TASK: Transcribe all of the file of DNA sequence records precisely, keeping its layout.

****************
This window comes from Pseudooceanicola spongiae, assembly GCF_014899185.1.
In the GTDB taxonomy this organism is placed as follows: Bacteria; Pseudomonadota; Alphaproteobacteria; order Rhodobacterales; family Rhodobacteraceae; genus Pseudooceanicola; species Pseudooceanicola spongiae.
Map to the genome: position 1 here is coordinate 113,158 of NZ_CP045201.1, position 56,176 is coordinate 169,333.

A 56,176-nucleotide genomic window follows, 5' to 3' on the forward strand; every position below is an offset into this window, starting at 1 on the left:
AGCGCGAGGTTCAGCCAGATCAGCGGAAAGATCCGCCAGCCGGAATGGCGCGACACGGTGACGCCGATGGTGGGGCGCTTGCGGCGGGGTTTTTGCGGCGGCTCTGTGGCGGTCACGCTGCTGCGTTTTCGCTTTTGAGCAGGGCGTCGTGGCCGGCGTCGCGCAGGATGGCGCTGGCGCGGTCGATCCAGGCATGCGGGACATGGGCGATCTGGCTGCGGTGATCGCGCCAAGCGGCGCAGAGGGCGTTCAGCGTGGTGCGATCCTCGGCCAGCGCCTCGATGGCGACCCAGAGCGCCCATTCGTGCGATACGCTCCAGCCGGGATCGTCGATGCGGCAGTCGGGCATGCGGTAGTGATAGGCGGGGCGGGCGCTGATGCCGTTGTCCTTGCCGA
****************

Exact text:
This window comes from Pseudooceanicola spongiae, assembly GCF_014899185.1.
In the GTDB taxonomy this organism is placed as follows: Bacteria; Pseudomonadota; Alphaproteobacteria; order Rhodobacterales; family Rhodobacteraceae; genus Pseudooceanicola; species Pseudooceanicola spongiae.
Map to the genome: position 1 here is coordinate 113,158 of NZ_CP045201.1, position 56,176 is coordinate 169,333.

A 56,176-nucleotide genomic window follows, 5' to 3' on the forward strand; every position below is an offset into this window, starting at 1 on the left:
AGCGCGAGGTTCAGCCAGATCAGCGGAAAGATCCGCCAGCCGGAATGGCGCGACACGGTGACGCCGATGGTGGGGCGCTTGCGGCGGGGTTTTTGCGGCGGCTCTGTGGCGGTCACGCTGCTGCGTTTTCGCTTTTGAGCAGGGCGTCGTGGCCGGCGTCGCGCAGGATGGCGCTGGCGCGGTCGATCCAGGCATGCGGGACATGGGCGATCTGGCTGCGGTGATCGCGCCAAGCGGCGCAGAGGGCGTTCAGCGTGGTGCGATCCTCGGCCAGCGCCTCGATGGCGACCCAGAGCGCCCATTCGTGCGATACGCTCCAGCCGGGATCGTCGATGCGGCAGTCGGGCATGCGGTAGTGATAGGCGGGGCGGGCGCTGATGCCGTTGTCCTTGCCGA